TCU political science professor Jim Riddlesperger says the legacy of longtime Fort Worth Congressman Jim Wright is everywhere.
“There’s nowhere in Fort Worth that you don’t see Jim Wright’s fingerprint,” Riddlesperger said.
Wright died Wednesday. He was 92.
He says Wright was legendary for his ability to bring home the bacon: defense contracts for Lockheed and Bell Helicopter; federal money to revitalize downtown and the Stockyards; and DFW Airport, which he says did more for Fort Worth than people may realize.
“Putting Fort Worth for the first time on an even par with Dallas as a center for trade, for travel not just here in the United States, but internationally,” Riddlesperger said.
After helping secure the federal money to help build DFW Airport, Wright was called on to broker the peace between new-born DFW and upstart Southwest Airlines at Dallas Love Field. Former Texas Republican Senator Kay Bailey Hutchison says travelers may have griped for 35 years about the solution, flight restrictions at Love, but it worked.
“The Wright Amendment for which he is famous was to protect his constituents from DFW being bled when Love Field opened back up and became a factor," Hutchison said. "And he wanted to make sure that DFW would stay strong.”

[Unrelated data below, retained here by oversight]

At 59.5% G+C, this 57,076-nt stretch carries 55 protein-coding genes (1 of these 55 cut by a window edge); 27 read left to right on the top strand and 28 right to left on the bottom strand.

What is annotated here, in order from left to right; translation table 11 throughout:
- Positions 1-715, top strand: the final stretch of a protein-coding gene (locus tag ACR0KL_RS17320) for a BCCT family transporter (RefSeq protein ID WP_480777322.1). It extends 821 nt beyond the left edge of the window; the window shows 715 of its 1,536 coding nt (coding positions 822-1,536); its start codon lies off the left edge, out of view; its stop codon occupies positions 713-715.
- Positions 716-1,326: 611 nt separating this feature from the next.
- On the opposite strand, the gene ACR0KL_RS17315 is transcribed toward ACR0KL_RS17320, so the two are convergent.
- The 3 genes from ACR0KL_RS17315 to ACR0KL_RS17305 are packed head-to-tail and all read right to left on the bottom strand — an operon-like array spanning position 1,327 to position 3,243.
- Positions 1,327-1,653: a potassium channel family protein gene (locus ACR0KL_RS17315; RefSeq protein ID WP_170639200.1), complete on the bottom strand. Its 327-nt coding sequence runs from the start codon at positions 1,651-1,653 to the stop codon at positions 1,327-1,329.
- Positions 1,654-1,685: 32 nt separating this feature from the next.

Hutchison says Wright loved Texas and was always looking out for his constituents.
That was the case even after he left Washington in 1989. He resigned as Speaker of the House in a scandal over income limits and sales of a book he’d written. Back home in Fort Worth, Wright stayed busy for nearly 20 years teaching a “Congress and the President” class at TCU until five years ago after turning 88.
What stood out to former Fort Worth Mayor Kenneth Barr was Wright’s eloquence.
“Jim Wright was one of the most articulate people I’ve ever known," Barr said. "His choice of words, his ability to express himself, his vocabulary, and the way he presented his thoughts was truly remarkable.”
Barr remembers being with his parents at Jim Wright’s victory party in 1954 after he upset the incumbent congressman Wingate Lucas.
“And in doing that he overcame opposition from a considerable portion of the community’s leadership," Barr said. "He was a little bit of an outsider at that point in time. He became the ultimate insider, though.”
Tarrant County Judge Glen Whitley says Jim Wright was a statesman who got things done.
“What I would remember about him as a speaker it was a time when DC was actually functioning," Whitley said. "When Congress was getting something done. “
Former Fort Worth City Councilman Jim Lane was a teenager in 1959, a lifeguard at the Carswell Air Force Base Officers’ Club, where Wright came to speak one day. Lane sneaked in to listen.
“I thought he was the coolest guy I had ever seen in my whole life," Land said. "And don’t forget, we’d seen Elvis by then.”
Wright became a mentor to Lane and in later years, they’d often meet on the Northside for tamales and talk. Lane says when he heard the news of Wright’s death, he sat down and cried.